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The other, at high wish. Best state, contentless,
Treason, silent in its operations.
22-iii. 1. 215
Malice, its extent.
29_ii. 1. 216
The value of a good name. Good name, in man,
and woman, Is the immediate jewel of their souls:d Who steals my purse, steals trash; 'tis something,
nothing; 'Twas mine, 'tis his, and has been slave to thousands: But he, that filches from me my good name, Robs me of that, which not enriches him, And makes me poor indeed.
Peasant and Courtier. The age is grown so picked, that the toe of the peasant comes so near the heel of the courtier, he galls his kibe.
36-v. 1. 219
A tide in human life.
b Best states contentless have a wretched being-a being worse than that of the worst states that are content. c Malice. d Prov. xxii, 1. e Mark.
f Spruce, affected. & Humour.
And we must take the current when it serves,
220 When fortune means to men most good, She looks upon them with a threatening eye.
16-iii. 4. 221
Natural defects impair virtues.
livery, or fortune's star, h-
Insolence of power.
Insolence shall break his wind,
Riches not true which are to be courted.
i Do out.
h Star, signifies a scar of that appearance.
k Eccles, X. 1. Imagination.
Pride hath no other glass To shew itself but pride; for supple knees Feed arrogance, and are the proud man's fees.
26-iii. 3. 226
Neglect of departed friends.
Decay of pomp.
Vast confusion waits (As doth a raven on a sick-fallen beast) The imminent decay of wrested pomp." 16—iv. 3. 228
Love, the display of.
Sufferings softened by sympathy. '
34-iii. 6, 230
Infirmity, its effects. Infirmity doth still neglect all office, Whereto our health is bound; we are not ourselves, When nature, being oppress'd, commands the mind, To suffer with the body.
The power of melancholy. O hateful Error, Melancholy's child!
m Greatness arrested from its possessor. n Show, token.
o States clear from distress.
Why dost thou shew to the apt thoughts of men
29_V.3. 232 Truth and Beauty, their excellence. Truth needs no colour, with his colour fix'd; Beauty no pencil, beauty's truth to lay; But best is best, if never intermix'd.
Poems. 233 Man values only what he sees and knows.
'Tis very pregnant, The jewel that we find, we stoop, and take it, Because we see it; but what we do not see, We tread upon, and never think of it. 5-ii. 1.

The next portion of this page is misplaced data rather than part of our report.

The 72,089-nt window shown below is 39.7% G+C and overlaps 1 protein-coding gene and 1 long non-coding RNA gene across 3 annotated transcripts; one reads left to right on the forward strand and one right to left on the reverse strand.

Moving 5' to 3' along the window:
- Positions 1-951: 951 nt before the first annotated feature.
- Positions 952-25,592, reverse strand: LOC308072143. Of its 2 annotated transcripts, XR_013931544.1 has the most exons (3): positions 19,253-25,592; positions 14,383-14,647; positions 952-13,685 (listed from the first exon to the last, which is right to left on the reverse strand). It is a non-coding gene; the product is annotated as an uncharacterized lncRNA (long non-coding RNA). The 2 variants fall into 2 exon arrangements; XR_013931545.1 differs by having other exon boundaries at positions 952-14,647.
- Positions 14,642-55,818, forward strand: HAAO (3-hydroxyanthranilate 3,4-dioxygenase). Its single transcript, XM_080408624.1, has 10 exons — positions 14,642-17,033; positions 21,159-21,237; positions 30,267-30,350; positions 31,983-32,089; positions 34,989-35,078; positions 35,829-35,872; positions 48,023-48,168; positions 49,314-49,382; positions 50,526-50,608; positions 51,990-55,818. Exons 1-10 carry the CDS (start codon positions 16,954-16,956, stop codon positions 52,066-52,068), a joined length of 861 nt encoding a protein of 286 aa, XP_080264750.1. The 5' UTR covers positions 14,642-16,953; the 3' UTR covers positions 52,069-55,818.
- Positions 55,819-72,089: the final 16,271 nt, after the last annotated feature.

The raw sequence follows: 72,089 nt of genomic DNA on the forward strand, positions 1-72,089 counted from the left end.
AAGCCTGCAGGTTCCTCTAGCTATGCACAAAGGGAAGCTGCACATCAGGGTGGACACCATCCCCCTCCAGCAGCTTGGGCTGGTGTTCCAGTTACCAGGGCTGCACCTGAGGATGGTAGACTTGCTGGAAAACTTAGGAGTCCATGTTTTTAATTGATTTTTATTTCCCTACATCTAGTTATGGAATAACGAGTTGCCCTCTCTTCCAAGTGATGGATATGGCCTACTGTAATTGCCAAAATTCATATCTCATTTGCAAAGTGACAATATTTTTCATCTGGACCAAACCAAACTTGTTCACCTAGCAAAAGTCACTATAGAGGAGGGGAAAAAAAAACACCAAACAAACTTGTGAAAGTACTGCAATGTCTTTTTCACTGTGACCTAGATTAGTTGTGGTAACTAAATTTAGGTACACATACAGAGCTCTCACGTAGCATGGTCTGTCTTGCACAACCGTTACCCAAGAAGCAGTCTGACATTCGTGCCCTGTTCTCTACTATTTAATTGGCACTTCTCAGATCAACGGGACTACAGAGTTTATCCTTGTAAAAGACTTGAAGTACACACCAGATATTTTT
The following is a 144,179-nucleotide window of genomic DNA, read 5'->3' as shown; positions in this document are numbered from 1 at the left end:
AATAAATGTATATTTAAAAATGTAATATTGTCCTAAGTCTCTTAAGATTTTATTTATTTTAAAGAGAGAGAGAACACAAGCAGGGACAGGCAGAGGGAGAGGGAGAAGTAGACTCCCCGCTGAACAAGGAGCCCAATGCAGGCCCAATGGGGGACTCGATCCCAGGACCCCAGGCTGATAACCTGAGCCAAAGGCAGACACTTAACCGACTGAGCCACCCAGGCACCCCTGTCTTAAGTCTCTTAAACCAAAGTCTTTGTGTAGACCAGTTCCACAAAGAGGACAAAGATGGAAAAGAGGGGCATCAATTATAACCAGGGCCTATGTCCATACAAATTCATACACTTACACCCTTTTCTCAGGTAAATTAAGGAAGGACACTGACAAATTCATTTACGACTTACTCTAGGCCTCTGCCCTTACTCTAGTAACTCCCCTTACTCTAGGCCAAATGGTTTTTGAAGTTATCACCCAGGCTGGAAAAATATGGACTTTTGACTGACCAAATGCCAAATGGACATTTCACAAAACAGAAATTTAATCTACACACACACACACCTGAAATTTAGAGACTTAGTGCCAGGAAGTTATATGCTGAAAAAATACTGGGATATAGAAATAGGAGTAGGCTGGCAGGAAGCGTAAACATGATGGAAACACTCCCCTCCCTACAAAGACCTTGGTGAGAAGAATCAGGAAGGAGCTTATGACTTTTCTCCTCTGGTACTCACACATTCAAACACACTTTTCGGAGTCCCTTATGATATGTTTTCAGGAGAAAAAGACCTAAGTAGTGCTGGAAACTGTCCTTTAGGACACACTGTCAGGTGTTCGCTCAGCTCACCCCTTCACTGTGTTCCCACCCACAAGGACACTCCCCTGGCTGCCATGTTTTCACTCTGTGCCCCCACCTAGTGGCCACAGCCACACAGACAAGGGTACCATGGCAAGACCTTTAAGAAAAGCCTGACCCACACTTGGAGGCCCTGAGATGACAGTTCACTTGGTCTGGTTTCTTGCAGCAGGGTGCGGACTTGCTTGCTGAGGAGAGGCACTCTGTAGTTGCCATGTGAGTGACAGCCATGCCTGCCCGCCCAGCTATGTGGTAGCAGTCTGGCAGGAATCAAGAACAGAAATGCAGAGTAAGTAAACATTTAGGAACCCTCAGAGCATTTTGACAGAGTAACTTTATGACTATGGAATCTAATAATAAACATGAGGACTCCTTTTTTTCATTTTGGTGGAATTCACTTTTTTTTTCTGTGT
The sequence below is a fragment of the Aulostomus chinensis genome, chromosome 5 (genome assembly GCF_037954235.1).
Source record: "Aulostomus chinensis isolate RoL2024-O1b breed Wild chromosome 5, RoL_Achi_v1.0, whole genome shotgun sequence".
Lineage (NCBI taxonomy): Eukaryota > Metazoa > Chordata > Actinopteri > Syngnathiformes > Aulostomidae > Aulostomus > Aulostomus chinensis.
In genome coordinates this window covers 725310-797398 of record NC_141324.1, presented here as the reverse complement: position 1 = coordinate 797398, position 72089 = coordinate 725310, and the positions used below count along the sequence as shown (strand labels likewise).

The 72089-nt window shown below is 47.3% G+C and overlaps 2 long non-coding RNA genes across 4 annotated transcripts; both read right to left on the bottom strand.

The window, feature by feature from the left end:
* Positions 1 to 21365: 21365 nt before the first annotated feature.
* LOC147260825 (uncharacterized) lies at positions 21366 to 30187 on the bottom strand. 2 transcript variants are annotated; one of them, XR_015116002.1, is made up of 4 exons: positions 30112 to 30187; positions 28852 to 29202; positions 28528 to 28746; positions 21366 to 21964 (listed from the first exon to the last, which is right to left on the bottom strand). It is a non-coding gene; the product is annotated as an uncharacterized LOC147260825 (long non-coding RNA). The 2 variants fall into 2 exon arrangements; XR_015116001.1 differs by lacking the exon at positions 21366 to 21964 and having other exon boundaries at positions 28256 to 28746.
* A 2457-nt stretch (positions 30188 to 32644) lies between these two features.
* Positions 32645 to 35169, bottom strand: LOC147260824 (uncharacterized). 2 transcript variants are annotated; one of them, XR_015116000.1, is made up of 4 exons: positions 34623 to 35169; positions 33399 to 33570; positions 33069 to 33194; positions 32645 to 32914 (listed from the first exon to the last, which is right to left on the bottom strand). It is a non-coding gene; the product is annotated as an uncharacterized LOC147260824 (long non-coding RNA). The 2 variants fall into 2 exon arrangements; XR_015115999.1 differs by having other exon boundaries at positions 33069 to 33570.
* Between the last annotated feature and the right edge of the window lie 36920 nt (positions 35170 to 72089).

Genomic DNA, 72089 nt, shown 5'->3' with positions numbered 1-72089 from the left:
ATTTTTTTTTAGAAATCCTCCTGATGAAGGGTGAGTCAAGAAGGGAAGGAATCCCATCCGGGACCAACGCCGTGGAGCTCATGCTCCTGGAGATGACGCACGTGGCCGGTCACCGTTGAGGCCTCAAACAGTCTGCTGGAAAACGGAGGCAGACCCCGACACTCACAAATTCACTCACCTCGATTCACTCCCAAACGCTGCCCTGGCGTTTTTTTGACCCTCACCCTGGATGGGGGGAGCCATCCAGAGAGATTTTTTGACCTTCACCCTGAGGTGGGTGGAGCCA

234 Friendship with the wicked, dangerous.
Earth, Nature's mother.
and yet all different. 35-ii. 3. 236
Nature, oft perverted by man. O, mickle is the powerful grace,9 that lies In herbs, plants, stones, and their true qualities: For nought so vile, that on the earth doth live, But to the earth' some special good doth give; Nor aught so good, but, strain'd from that fair use, Revolts from true birth, stumbling on abuse: Virtue itself turns vice, being misapplied; And vice sometime's by action dignified. 35-ii. 3.
Good and evil mixed.
ri.e. To the inhabitants of the earth.
For this being smelt, with that part cheers each part;
35-ii. 3. 238
Real happiness, where chiefly found. They are as sick that surfeit with too much, as they that starve with nothing: It is no mean happiness, therefore, to be seated in the mean; superfluity comes sooners by white hairs, but competency lives longer.
9—i. 2. 239
Ambition and content. Thoughts tending to Ambition, they do plot Unlikely wonders. Thoughts tending to Content, flatter themselves, That they are not the first of fortune's slaves, Nor shall not be the last; like silly beggars, Who, sitting in the stocks, refuge their shame,That many have, and others must sit there:t And in this thought they find a kind of ease, Bearing their own misfortune on the back Of such as have before endured the like. 17-v. 5.
Misguided expectations. How mightily, sometimes, we make us comforts of our losses! And how mightily, some other times, we drown our gain in tears!
11-iv. 3. 241
Timidity, incapable of adventure.
The love of life.
O our lives' sweetness ! That with the pain of death we'd hourly die, Rather than die at once!
5 Sooner comes, sooner acquires, becomes old. t Exod. xxiii. 2.
u New attempts seem impossible to those who estimate their labour or enterprises by sense, and believe that nothing can be but what they see before them.